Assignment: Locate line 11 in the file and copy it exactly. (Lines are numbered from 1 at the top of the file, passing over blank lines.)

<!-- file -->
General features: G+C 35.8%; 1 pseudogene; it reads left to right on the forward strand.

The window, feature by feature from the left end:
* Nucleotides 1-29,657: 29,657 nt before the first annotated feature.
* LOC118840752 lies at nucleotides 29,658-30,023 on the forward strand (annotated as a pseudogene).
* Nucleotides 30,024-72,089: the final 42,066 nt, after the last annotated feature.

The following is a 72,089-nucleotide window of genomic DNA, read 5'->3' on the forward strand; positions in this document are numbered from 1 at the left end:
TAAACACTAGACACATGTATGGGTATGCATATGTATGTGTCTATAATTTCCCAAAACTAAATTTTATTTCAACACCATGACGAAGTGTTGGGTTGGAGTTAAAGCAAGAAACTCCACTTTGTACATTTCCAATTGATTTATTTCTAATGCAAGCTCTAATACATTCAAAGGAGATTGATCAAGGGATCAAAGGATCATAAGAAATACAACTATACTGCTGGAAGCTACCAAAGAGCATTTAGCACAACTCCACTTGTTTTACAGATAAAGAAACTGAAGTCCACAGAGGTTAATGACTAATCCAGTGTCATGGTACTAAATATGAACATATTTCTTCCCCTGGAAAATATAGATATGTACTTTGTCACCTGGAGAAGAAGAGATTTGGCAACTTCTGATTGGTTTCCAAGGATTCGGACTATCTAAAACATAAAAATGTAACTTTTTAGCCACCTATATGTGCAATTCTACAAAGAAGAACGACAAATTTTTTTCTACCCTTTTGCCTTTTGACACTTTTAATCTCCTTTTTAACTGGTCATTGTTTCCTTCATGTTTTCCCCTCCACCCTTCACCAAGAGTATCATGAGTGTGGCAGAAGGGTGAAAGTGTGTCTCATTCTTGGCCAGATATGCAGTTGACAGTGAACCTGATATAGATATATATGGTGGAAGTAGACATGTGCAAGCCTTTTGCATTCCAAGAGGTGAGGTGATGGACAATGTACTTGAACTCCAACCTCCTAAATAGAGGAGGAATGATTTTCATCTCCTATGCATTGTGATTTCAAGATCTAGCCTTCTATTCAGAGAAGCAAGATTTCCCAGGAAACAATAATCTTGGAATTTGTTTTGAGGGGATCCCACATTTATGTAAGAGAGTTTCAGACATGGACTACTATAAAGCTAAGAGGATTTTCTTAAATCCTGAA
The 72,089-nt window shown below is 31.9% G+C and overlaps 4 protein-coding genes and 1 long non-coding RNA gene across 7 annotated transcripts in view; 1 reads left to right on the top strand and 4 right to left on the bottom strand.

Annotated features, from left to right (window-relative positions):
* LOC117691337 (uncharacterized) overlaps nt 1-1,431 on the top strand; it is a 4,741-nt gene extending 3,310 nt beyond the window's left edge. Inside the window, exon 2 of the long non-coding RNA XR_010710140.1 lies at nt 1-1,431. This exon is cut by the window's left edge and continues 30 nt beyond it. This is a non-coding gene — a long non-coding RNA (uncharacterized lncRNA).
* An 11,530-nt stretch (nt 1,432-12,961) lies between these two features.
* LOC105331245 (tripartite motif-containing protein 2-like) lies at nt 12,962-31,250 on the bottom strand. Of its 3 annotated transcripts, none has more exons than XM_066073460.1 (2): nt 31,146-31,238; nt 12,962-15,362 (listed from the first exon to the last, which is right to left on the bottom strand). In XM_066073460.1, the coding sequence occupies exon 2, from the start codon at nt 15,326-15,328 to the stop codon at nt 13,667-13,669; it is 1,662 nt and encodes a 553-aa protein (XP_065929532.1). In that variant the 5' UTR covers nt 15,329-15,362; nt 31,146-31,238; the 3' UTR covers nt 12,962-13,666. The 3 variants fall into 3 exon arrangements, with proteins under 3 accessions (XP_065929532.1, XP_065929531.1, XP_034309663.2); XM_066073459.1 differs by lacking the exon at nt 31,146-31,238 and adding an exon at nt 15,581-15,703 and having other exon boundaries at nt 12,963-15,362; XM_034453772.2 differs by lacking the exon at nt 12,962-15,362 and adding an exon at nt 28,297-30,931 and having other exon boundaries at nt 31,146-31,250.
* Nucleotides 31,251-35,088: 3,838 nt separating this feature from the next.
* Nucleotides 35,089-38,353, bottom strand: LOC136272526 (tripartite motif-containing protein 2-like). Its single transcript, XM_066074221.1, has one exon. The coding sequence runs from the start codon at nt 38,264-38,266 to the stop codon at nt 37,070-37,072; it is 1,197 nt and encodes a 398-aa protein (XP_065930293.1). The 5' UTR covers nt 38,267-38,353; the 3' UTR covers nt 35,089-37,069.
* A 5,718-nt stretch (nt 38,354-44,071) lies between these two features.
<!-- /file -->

* An 11,530-nt stretch (nt 1,432-12,961) lies between these two features.